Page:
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Last Updated: August 09, 2016
·
38.71K
· rachelnabors

When to use Sass mixins, extends and variables

Recently had a conversation on Twitter that reminded me that what is apparent to some old hats might be obscure to those just diving into Sass. Here are my rules of thumb on when to use mixins, extends, and variables.

Variables

Use a variable when you have a single value you'd like to store. For instance:

$color: #444;
$width: 4em;

.module { 
  color: $color; 
}

Compiles to:

.module {
  color: #444; 
}

Extends

Use @extend when you want to store multiple static properties and pass them to selectors:

.module { 
  background: #fff;
  color: #444; 
}

.main_module { 
  @extend .module;
  min-height: 3em;
}

.sidebar_module { 
  @extend .module;
  min-height: 2em;
}

Compiles to:

.module, .main_module, .sidebar_module {
  background: #fff;
  color: #444; 
}

.main_module { 
  min-height: 3em;
}

.sidebar_module { 
  min-height: 2em;
}   

Mixins

Mixins always compile to CSS rules where they appear in code. Where an @extend generates more selectors, @mixin always generates more rules. Observe the above as a mix-in:

@mixin module {
background: #fff;
color: #444;
}

.main_module { 
  @include module;
  min-height: 3em;
}

.sidebar_module { 
  @include module;
  min-height: 2em;
}

Compiles to:

.main_module { 
  background: #fff;
  color: #444; 
  min-height: 3em;
}

.sidebar_module { 
  background: #fff;
  color: #444; 
  min-height: 2em;
}   

This is why for static rules it is often (not always) less bloaty to use @extend.

As a rule of thumb, I only use mixins to do "mathy" things. "If it doesn't need to pass variable, it doesn't need to be a mixin" is my motto:

@mixin module($parent-color) { 
  color: darken($parent-color, 50%); 
}

.main_module { 
  @include module(#ccc);
  min-height: 3em;
}

.sidebar_module { 
  @include module(#444);
  min-height: 2em;
}

Compiles to something like:

.main_module { 
  color: #999; 
  min-height: 3em;
}

.sidebar_module { 
  color: #000; 
  min-height: 2em;
}   

12 Responses
Add your response

3834

Thanks for the succinct explanation of the differences.

If I want to use a set of rules and @extend them, but don't want the base class to show up anywhere, I use the "%" operator.

%module { } means that the class ".module" won't show up in the output anywhere.

over 1 year ago ·
3836

@pe1999 Exactomundo!

over 1 year ago ·
3837

@pe1999 Exactomundo!

over 1 year ago ·
3838

I would also use a mixin for something like clearfix or other css hack.

over 1 year ago ·
3839

@dpashkevich A SASS tool like Compass helps in this avenue, as it has many, many common ones built in, plus other useful mixins like responsive grid libraries (We recommend Susy). Worth checking out if you are not familiar.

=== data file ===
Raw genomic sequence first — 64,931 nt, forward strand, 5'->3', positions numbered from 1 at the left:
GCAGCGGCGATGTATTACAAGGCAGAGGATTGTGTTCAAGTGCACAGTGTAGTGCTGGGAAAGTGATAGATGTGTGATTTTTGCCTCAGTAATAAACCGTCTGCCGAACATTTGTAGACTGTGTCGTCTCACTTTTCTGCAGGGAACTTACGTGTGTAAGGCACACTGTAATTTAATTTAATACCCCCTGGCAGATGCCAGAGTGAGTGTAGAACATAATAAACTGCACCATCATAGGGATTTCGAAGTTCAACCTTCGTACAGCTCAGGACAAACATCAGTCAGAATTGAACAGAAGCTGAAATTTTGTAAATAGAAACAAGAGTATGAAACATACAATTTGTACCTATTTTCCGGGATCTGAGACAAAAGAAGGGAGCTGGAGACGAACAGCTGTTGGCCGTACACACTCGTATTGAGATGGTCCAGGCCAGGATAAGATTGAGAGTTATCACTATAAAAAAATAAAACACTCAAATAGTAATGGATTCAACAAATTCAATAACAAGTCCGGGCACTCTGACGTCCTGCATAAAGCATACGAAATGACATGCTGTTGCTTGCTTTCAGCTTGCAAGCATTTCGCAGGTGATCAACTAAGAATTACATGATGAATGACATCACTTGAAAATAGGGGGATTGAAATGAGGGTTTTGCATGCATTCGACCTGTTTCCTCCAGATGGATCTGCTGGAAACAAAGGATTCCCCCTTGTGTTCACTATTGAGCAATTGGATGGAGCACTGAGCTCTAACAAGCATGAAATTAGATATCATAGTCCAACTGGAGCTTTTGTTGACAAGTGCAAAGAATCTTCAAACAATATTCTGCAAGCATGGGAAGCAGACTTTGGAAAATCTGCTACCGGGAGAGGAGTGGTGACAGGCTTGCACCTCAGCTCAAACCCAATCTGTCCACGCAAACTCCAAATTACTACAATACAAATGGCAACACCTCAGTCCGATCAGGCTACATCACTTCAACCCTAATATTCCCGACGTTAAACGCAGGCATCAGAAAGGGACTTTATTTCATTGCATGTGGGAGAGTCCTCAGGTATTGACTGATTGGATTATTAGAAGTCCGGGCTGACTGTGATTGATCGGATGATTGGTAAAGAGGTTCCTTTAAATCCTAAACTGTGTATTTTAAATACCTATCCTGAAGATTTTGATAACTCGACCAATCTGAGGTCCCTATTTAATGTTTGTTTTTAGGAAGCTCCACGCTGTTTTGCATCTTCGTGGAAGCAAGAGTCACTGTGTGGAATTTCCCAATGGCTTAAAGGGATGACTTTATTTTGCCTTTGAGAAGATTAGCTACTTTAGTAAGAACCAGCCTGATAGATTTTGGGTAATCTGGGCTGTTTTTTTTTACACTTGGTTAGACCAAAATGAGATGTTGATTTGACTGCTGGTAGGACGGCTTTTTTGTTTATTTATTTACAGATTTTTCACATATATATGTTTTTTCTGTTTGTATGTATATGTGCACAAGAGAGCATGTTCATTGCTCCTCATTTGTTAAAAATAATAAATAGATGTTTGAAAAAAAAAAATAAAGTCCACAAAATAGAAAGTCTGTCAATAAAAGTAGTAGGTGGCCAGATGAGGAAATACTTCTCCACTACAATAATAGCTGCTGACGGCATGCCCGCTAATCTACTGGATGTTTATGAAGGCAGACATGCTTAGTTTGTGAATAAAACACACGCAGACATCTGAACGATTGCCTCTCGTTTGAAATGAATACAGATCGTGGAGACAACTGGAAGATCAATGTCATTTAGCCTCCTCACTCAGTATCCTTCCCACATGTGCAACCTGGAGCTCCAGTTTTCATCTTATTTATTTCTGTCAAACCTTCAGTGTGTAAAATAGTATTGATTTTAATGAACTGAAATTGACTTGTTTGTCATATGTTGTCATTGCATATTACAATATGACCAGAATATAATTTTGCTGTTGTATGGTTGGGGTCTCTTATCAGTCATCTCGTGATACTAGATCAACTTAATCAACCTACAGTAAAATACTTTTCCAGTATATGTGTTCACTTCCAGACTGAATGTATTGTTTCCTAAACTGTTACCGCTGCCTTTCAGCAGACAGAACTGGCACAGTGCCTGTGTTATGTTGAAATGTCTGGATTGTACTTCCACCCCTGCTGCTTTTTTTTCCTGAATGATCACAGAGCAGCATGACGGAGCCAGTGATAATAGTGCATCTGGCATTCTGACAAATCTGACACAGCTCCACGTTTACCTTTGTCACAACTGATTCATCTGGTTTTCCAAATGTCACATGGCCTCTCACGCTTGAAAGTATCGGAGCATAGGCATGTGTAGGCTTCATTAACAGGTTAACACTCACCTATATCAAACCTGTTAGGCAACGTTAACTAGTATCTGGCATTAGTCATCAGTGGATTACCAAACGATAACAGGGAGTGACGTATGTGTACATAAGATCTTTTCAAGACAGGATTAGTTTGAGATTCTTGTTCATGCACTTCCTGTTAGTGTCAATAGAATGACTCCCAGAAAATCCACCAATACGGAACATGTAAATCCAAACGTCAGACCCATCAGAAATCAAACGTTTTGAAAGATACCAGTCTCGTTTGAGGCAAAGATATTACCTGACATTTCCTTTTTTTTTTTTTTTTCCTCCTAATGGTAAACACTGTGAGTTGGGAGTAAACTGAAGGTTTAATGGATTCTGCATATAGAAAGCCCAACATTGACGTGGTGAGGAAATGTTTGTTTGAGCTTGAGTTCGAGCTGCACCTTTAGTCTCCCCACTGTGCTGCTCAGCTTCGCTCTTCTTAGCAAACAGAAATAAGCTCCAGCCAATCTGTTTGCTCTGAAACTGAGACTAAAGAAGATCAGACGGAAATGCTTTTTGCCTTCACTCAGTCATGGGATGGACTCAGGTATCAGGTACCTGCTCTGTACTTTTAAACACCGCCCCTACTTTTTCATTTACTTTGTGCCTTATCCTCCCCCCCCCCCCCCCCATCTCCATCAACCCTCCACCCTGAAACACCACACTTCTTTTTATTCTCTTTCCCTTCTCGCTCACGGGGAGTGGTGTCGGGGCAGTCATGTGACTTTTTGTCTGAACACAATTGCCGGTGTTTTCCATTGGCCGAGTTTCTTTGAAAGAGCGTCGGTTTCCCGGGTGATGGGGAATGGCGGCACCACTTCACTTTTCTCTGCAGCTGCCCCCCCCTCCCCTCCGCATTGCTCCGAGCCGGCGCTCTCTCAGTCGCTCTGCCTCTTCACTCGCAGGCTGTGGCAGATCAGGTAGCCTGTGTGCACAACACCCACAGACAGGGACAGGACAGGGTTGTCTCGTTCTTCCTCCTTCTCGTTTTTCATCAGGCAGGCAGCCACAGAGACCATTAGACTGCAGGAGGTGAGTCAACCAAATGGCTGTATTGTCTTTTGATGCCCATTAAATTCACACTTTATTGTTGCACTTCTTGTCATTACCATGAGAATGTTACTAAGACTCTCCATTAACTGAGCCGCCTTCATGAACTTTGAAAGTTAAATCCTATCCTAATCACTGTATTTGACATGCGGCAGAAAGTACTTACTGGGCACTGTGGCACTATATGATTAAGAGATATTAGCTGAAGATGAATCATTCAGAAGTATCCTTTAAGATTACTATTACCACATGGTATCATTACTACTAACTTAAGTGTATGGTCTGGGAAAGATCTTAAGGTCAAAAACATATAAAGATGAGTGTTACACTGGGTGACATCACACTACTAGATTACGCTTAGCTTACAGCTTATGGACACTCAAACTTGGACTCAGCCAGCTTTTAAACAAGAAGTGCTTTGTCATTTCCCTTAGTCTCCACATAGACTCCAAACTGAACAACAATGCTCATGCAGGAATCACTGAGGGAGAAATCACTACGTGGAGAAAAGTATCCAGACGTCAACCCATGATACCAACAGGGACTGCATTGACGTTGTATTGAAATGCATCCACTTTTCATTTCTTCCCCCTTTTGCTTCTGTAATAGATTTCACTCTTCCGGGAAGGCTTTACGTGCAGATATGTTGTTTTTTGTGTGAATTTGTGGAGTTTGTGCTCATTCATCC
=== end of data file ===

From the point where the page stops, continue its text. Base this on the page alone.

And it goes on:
over 1 year ago ·
3846

@dpashkevich I beg to differ. I use an extend class for that. Keep selectors short and DRY.

%clearfix { zoom: 1; /*or whatevs*/ }

.container { @extend %clearfix; }

Just works out better for me in the large codebases I've worked on. But that's me.

over 1 year ago ·
3853

@pe1999 I'm familiar with Compass, I was just making a point that mixins can be used for "mixing in" some common snippets like clearfix. Thanks for the reference to Susy though!

@rachelnabors that's interesting, thanks for sharing! So the only difference here is that if my .container already has the properties defined in clearfix, they won't appear twice?

over 1 year ago ·
3860

@dpashkevich Right. @extend lets you extend selectors; @mixin is a rules factory.

over 1 year ago ·
4078

Really nice post. I dont usually use extend but I will definitely look into it.

over 1 year ago ·
4171

Very nice. I'm learning Sass, this article will help me.

over 1 year ago ·
8718

I use a function to do mathy things.
margin: emCalc(10px) would return the em value for the px I use.

In the example of a mixin you have given above, I would have used a function.
Mixins, to me, generally give out a set of CSS rules.
Functions return values that are used inside of a property.

@extend and @include are a great source of confusion. If you have the same item being repeated multiple times (say 50 or above), using @extend could bloat up the selector list on your CSS. Its great for shortening the output and the browsers understand it better.

Unless you're debugging Sass, if you're debugging CSS, you might find it extremely difficult to locate the particular rule declaration.

Because of this same reason, @extend does not work well for grid scss files.
Sometimes it makes more sense to use an @include when you want the output to be together.

over 1 year ago ·
15120

Very helpful and succinct explanation. Thanks.

over 1 year ago ·